Did you know you can toss old spiral-bound notebooks and three-ring binders into your recycling bin, along with plastic bottles, newspapers and Ziplock bags?
Since Darien implemented single stream recycling in May of 2012, the list of acceptable items has grown to include everything from egg cartons and take-out containers to CDs, produce bags and Teflon cookware.
The Transfer Station Advisory Committee has been working for the past three months trying to learn more about dump operations, and also educate the public on recycling initiatives. Eventually, the committee hopes to propose changes to the dump that would make it operate more efficiently and effectively, while ensuring the town’s goals of being an environmental steward are maintained, according to Dot Kelly, the committee’s chairman.
Allison Stolar heads the committee’s transfer station subcommittee, and said the group’s goal is a massive undertaking.
“This beast is tremendous,” Stolar said. “We’re trying to basically get off the largest educational campaign that Darien’s ever seen; at least in terms of the environment.”
At the top of the group’s list is promoting the single stream recycling program, which allows residents to place all paper, cardboard, plastic, metal and glass containers into a single receptacle, instead of having to sort things. Recyclables must, however, be loose, empty and only lightly soiled.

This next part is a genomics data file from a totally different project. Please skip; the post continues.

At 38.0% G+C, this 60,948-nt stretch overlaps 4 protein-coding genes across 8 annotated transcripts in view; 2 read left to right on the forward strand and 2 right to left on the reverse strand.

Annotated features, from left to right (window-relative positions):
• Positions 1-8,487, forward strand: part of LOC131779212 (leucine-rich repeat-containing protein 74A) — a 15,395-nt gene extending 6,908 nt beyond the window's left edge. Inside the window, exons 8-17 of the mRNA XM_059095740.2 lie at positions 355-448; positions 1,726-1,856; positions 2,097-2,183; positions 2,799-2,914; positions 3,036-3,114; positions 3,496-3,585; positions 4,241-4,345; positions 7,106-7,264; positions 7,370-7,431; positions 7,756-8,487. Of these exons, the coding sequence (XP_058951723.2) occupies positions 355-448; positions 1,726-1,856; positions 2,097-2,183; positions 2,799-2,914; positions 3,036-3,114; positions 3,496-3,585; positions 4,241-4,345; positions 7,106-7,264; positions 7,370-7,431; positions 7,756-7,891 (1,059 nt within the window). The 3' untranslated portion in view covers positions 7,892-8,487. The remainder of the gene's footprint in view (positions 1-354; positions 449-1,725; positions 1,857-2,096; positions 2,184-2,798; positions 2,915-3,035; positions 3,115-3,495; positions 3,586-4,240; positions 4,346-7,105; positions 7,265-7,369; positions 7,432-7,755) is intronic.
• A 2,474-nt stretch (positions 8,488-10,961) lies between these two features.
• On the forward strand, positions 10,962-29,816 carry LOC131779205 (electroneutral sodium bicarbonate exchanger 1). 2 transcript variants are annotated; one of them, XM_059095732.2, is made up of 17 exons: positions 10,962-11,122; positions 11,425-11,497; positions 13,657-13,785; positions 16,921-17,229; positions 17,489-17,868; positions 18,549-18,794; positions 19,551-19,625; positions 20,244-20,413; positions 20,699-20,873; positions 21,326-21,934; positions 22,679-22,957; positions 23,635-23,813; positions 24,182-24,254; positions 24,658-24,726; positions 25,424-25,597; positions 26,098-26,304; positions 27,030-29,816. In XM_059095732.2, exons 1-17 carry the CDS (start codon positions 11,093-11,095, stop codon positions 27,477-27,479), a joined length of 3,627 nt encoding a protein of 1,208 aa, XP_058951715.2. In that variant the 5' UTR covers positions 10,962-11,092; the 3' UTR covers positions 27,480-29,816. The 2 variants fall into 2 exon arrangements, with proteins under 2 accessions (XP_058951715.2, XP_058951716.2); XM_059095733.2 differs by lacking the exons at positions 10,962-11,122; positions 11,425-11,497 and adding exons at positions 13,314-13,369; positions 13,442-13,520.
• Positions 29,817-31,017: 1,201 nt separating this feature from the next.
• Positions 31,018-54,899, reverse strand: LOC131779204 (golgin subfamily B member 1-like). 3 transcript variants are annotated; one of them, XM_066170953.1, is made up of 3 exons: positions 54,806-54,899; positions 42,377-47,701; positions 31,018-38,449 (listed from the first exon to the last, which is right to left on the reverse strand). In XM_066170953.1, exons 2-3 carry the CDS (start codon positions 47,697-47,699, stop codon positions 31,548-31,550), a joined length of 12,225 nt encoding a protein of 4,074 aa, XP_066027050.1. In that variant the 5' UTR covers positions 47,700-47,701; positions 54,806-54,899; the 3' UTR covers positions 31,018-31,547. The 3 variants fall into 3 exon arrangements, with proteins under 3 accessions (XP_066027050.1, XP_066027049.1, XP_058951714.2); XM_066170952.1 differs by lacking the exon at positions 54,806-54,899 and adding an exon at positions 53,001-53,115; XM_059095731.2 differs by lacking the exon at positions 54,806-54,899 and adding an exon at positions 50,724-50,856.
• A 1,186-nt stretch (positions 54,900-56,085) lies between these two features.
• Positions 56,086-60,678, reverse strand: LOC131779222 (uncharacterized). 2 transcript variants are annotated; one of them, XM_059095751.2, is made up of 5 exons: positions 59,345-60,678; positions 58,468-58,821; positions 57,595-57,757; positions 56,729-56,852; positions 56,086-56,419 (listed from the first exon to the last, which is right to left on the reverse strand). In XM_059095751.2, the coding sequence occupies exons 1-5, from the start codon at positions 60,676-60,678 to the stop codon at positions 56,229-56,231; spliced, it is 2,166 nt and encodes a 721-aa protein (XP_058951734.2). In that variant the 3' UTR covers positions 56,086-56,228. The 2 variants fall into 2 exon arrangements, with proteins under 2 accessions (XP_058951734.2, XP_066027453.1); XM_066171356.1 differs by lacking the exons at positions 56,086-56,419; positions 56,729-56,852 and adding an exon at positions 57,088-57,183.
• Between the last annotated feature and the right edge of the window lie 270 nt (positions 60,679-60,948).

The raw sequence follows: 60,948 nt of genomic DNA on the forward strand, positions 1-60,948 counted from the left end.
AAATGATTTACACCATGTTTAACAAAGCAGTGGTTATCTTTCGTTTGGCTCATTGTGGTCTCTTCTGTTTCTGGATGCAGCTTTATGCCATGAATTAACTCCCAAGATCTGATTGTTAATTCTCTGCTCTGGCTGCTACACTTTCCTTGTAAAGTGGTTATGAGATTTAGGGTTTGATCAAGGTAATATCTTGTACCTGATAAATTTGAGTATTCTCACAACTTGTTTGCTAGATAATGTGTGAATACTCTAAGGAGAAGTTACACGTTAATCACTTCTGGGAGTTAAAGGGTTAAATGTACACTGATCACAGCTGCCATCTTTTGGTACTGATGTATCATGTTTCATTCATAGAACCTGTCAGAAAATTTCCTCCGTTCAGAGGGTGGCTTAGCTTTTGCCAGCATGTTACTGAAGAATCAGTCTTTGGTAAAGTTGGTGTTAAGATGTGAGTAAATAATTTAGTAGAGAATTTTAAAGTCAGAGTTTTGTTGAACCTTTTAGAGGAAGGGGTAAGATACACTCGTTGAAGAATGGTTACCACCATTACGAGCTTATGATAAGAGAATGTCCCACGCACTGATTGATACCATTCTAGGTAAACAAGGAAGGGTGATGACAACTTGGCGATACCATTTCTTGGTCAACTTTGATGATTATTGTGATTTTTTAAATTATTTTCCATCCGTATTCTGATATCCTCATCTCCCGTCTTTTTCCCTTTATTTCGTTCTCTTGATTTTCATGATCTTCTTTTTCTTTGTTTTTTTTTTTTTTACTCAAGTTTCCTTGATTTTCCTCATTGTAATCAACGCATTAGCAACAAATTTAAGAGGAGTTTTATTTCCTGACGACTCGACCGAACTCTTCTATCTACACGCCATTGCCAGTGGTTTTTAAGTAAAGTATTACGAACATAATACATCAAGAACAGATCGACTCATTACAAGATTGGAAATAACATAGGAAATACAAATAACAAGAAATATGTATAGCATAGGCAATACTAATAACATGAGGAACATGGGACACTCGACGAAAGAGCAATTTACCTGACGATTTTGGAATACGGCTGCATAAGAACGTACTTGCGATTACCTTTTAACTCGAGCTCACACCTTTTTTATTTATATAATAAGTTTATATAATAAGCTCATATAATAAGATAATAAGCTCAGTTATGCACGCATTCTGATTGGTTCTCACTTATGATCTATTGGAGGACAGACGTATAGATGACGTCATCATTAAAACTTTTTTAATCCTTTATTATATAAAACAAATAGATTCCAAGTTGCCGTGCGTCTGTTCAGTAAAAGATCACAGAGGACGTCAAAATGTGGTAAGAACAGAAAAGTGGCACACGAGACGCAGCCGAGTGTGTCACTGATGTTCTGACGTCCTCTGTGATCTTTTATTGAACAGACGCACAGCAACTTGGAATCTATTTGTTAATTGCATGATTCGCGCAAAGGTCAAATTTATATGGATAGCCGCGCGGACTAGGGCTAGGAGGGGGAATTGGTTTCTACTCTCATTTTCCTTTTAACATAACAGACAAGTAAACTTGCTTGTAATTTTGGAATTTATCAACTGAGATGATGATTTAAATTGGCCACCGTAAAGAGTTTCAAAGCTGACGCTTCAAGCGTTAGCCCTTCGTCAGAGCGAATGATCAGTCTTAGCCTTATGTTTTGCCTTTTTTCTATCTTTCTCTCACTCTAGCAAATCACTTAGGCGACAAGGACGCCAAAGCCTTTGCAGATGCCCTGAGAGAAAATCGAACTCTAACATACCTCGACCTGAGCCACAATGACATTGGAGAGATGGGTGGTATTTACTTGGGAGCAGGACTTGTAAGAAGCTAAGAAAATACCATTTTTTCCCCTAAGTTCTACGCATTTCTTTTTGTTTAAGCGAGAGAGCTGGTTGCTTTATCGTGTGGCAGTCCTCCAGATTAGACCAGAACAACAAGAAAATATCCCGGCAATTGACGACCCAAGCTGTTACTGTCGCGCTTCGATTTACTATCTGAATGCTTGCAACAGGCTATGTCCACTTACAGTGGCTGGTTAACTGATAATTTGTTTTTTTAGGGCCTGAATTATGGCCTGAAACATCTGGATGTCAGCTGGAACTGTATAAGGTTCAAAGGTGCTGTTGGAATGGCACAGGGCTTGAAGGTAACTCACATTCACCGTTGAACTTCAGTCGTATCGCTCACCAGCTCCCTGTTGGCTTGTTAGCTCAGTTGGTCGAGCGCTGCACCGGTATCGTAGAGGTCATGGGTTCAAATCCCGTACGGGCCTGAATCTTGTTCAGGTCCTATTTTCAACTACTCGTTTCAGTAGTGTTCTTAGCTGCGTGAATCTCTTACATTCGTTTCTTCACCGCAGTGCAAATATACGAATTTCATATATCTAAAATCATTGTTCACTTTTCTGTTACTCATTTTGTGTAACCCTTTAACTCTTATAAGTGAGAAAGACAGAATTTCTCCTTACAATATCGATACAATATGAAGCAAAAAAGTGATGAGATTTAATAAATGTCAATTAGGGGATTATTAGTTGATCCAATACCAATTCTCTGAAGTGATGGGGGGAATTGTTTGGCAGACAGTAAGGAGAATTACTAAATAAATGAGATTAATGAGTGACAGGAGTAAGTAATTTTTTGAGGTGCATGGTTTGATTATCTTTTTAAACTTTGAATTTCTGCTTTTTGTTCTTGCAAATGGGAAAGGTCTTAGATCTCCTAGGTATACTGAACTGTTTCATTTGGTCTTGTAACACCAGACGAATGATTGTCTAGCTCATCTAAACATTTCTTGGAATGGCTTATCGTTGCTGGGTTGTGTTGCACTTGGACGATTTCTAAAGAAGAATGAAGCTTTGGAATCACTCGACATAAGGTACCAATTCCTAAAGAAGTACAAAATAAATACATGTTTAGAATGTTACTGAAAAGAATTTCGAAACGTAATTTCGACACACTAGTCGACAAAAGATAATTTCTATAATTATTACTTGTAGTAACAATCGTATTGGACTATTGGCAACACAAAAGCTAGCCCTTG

Loose, meaning not in a trash bag; and empty, meaning things like yogurt cups and coffee cups should be at least rinsed out. Kelly said that things like plastic peanut butter jars should be thoroughly cleaned, or else it should be thrown away.
If items are soiled, they can potentially contaminate other clean recyclables, Kelly said, which then have to also be thrown out.
“Different contaminants are worse than others,” Kelly told The Darien Times. “We would like to give [the haulers] what they want. It would make our material more valuable to them.”
Some items are required by state law to be recycled — all types of cardboard boxes, magazines, newspapers, office paper, aluminum cans, food containers, glass bottles and jars, and No. 1 and No. 2 plastics.
Other towns that have implemented single stream recycling, such as Stamford, Greenwich and Westport, have seen significant decreases in municipal solid waste, which results in cost savings, Kelly said.
“Increasing single stream volume will help reduce our subsidy of the recycling center because we get a modest revenue for single stream, and save the cost of disposal of [municipal solid waste] at the trash-to-energy plant, for a savings of about $100 per ton,” Kelly told the Representative Town Meeting on Monday. “Thus besides the improved environmental benefit from recycling over burning, there is an economic benefit as well.”
The transfer station does not charge private haulers to dump recyclables, and Darien then gets paid $15 a ton by City Carting, the Stamford company that manages Darien’s garbage. City Carting then finds a market for the recyclable products, selling many plastics to China where they are then made into other plastic items, according to the Department of Public Works.
Kelly said the revenue generated through recycling is about $40,000 annually. The town budgeted to spend about $1.2 million for waste management this fiscal year. An older contract with City Carting shows that the company charges roughly $330,000 per year to manage the dump, and also charges about $24,000 annually as a recycling drop-off fee. The town also budgeted to pull in $250,000 this year through disposal permits for private haulers.